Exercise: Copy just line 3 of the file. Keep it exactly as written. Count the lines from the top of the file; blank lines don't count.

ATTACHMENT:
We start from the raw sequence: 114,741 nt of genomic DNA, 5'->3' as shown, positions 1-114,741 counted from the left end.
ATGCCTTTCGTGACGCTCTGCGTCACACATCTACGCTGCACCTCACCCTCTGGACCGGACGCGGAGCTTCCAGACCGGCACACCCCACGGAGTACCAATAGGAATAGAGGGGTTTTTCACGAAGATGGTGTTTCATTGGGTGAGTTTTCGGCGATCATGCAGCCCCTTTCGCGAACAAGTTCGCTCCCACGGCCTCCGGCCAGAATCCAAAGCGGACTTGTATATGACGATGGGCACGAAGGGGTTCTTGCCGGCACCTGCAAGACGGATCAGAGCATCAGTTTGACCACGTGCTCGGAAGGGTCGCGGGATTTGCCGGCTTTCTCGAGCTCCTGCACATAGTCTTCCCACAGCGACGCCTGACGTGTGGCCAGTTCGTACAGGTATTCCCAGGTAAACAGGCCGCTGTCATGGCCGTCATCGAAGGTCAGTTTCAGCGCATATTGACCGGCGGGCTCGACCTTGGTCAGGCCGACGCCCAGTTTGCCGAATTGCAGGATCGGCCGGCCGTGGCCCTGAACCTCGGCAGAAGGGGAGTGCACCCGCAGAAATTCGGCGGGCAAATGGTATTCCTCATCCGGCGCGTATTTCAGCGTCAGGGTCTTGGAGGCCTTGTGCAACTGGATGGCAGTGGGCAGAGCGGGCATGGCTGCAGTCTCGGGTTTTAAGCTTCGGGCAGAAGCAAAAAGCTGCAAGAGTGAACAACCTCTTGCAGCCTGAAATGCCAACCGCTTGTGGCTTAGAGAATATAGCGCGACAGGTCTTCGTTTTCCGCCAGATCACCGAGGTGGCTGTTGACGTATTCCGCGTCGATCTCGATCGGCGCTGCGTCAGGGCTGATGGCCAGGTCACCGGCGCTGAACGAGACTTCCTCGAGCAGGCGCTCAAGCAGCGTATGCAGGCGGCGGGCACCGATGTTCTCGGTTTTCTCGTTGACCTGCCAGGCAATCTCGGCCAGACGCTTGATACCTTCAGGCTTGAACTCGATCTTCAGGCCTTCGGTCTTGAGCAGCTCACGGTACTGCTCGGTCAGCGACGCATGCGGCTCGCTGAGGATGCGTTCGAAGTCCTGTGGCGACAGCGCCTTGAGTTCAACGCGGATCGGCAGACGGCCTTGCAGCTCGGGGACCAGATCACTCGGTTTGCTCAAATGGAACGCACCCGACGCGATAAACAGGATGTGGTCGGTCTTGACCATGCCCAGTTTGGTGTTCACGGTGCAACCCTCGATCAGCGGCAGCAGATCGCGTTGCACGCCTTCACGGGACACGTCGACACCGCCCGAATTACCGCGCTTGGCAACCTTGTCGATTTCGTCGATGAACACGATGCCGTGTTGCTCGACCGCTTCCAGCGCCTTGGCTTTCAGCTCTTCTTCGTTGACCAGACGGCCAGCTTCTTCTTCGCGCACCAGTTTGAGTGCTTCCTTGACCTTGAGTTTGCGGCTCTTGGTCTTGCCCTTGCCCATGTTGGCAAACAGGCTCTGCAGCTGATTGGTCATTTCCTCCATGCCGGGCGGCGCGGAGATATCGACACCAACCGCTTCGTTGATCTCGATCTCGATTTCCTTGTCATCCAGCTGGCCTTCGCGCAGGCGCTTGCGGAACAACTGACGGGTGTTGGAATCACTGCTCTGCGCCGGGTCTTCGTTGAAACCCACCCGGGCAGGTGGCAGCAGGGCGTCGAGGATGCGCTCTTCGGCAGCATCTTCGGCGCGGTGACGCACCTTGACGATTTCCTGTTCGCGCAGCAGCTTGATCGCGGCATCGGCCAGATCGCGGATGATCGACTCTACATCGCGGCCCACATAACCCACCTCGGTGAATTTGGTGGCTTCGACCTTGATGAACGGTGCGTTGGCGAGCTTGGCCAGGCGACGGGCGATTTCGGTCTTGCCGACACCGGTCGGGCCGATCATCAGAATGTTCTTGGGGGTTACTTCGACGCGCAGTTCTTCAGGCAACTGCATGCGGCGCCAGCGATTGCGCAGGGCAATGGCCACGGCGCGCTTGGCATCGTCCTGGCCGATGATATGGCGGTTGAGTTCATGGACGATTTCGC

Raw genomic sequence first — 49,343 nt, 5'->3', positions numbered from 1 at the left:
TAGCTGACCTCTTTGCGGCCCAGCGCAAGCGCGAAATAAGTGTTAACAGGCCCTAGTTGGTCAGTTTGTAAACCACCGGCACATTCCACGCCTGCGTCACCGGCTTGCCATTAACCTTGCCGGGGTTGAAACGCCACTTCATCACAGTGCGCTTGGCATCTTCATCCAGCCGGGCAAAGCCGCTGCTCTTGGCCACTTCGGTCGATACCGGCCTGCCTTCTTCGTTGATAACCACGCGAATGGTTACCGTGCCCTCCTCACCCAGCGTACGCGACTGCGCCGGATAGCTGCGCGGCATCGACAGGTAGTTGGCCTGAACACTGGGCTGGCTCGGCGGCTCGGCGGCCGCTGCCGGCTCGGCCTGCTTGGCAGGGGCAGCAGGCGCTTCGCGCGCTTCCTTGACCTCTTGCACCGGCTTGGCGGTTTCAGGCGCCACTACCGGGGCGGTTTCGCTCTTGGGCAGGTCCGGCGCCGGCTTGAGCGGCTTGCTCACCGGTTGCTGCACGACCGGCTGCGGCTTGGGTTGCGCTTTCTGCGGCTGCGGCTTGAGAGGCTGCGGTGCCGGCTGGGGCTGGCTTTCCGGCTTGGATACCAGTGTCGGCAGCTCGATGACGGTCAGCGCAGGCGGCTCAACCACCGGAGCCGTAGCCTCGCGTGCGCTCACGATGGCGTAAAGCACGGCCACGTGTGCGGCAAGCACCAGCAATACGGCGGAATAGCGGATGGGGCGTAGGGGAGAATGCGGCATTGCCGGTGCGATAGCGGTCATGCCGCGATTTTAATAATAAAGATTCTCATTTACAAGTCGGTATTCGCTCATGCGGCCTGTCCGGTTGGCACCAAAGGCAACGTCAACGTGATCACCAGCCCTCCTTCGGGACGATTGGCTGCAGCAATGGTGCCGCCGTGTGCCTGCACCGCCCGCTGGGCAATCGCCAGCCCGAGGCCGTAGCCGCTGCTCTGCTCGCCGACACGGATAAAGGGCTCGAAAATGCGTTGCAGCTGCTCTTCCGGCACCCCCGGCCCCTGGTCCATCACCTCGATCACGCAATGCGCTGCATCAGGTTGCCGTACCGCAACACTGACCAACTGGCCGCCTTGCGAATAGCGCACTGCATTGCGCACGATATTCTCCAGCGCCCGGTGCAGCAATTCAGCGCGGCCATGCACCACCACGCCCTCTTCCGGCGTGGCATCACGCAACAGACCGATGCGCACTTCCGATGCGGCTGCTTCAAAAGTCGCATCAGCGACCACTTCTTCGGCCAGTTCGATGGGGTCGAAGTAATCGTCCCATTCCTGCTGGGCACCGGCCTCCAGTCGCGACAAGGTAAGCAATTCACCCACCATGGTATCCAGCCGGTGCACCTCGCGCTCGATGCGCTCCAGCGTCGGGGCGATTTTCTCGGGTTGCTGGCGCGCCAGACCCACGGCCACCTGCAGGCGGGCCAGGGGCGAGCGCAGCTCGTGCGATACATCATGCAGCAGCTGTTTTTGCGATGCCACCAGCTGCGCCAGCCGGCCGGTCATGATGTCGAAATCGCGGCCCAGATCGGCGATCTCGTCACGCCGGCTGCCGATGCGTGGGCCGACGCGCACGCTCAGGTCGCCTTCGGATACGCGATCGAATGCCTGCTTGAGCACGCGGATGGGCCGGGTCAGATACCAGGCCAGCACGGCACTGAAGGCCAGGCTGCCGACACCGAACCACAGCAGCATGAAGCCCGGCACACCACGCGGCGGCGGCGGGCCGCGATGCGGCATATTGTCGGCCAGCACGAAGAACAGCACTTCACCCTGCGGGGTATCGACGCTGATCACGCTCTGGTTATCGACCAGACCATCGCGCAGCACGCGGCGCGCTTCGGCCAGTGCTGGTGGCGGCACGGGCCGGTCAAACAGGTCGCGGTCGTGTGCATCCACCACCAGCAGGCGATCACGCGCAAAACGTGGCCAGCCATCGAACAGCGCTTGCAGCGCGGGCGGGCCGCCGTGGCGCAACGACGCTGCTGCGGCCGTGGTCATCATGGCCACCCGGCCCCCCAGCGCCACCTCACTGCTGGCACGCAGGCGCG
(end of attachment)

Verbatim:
Raw genomic sequence first — 49,343 nt, 5'->3', positions numbered from 1 at the left: